Wireless connecting is great, I'm lovin' it.  Everything is getting smarter - computers, tablets, phones, cars, refrigerators.  Which isn't to suggest that people are getting any smarter.  Case in point: the e-cigarette.  Pioneered by Blu, electronic cigarettes release a nicotine-laden vapor instead of smoke, and the packs are equipped with sensor devices that emit and receive radio signals that let users know that other e-smokers are nearby.  When an e-smoker gets within 15 meters of another e-smoker, the packs vibrate and flash a blue light.  The packs, which sell for about US$60-$80 for five reusable e-cigarettes, can be set up to exchange information about their owners that can be downloaded onto PCs, like contact information on social networking sites, smoking history, IQ score, favorite Lady Gaga song, whatever.  Even better, the packs vibrate to inform their owners that they are near a retail outlet that sells Blu cigarettes, so that they can blow more of their hard-earned American greenbacks.  Blu researchers have not yet perfected the pack to cough along with the vibration, and I'm not holding my breath.

There you have it, social smoking for the social networking era.  According to Blu founder, Jason Healy, "You'll meet more people than ever, just because of the wow factor."  As in 'Wow, you look so cool puffing on a fake cigarette and blowing out blue vapor!"  The key advantage, and I don't deny it:  they allow users to avoid smoking bans in public places because they release water vapor instead of smoke.  And supposedly they have practically no ill health effects, although the jury is still out on that claim.

Later versions of the e-cigarette promise the possibility of tethering the device to a smartphone through an app, allowing for more real-time communication, and there are plans to develop a monitoring system so that the packs will report back to e-smokers (and perhaps their doctors) about how much they are smoking.

If you want to see a Blu e-cigarette in action, check out Matt's You Tube video.

I don't know, try as I might, I just can't identify with Matt.  Is this the typical e-smoker profile: young, impressionable, male, and a marketer's wet dream: "I got sucked into marketing...look at this [package], how beautiful it is"?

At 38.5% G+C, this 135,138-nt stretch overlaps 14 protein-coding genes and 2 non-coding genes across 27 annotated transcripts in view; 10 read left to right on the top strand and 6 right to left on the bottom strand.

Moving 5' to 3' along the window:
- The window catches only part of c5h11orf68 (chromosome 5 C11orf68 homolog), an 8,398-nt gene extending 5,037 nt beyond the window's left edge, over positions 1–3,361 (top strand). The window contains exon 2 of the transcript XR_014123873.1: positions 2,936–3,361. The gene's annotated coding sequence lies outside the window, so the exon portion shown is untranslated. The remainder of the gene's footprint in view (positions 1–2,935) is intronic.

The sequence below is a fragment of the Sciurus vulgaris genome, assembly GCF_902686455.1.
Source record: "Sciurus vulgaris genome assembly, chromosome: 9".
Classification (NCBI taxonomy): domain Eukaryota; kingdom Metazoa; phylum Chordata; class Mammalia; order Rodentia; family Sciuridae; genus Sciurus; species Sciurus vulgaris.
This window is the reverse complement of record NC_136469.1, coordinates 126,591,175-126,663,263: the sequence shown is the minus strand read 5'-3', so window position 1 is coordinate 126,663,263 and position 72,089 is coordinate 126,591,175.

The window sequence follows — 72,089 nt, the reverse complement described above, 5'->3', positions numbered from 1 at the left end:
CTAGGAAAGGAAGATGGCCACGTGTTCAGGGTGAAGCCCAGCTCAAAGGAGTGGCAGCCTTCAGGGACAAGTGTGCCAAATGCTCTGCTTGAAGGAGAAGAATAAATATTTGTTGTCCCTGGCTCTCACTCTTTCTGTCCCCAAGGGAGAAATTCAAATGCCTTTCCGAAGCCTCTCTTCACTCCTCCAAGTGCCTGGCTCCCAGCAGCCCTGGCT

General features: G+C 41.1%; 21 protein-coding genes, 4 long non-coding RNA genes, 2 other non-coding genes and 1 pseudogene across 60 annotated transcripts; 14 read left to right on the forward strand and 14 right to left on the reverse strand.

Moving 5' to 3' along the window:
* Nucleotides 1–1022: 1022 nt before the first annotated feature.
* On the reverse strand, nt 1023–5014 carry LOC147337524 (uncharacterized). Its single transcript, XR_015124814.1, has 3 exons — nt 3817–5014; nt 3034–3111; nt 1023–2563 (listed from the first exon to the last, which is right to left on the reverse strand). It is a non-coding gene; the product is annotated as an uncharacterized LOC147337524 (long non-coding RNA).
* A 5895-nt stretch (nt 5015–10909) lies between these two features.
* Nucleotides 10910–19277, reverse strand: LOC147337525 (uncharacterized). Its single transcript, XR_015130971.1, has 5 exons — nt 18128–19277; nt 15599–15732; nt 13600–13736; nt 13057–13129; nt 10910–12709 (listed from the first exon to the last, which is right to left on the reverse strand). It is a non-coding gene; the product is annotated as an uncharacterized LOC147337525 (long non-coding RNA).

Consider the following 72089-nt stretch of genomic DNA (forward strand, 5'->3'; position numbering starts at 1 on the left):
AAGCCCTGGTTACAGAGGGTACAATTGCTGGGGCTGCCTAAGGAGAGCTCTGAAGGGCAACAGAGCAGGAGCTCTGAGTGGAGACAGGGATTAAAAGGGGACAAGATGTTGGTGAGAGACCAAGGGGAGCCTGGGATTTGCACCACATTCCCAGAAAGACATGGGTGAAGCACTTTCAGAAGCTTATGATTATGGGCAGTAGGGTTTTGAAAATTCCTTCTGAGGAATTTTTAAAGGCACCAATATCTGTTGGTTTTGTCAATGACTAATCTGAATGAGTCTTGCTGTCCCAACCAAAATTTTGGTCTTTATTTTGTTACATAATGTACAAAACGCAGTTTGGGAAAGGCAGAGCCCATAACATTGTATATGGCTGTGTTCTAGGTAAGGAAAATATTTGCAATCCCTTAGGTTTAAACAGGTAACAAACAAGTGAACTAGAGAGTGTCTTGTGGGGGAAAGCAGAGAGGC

I can understand how a product like this might be appealing to those trying to kick the real thing, but I just don't get the social connection element.  And apparently I'm not the only one.  Forrester analyst Charles S. Golvin, who has studied connected devices, such as Nintendo's new hand-held 3DS gaming devices that communicate with each other when brought into close proximity, believes that the Blu idea reveals how digital connections can get ahead of the reasons for connecting:

The way that groups of affinity are conferred just by physical proximity makes a bit of sense.  If someone walks by with a Nintendo, great, I share a common interest.  The fact that I walk by a smoker?  Seems like a weak link."

Adam Alfandary, a 24-year-old tech start-up employee also was skeptical about the e-cigarette, suggesting that the reason he lights up the real thing in the first place had to do with its social aspects. Mr. Alfandary scoffed at the idea that a cigarette device would do the social connecting for him: "I think that's the dumbest thing I've ever heard in my life.  And I'm saying that in full acknowledgment that smoking is one of the dumbest things I can do." 

I think e-cigarettes are just the beginning.  Imagine the possibilities - e-ankle bracelets, so that people under house arrest can connect with other people under house arrest.  Dominique Strauss-Kahn would never be bored again!  And what about e-umbilical cords, so that newborn babies can connect with other newborns sharing their birthday?  The possibilities are endless.

Source:  Joshua Brustein, The New York Times, 10 May 2011.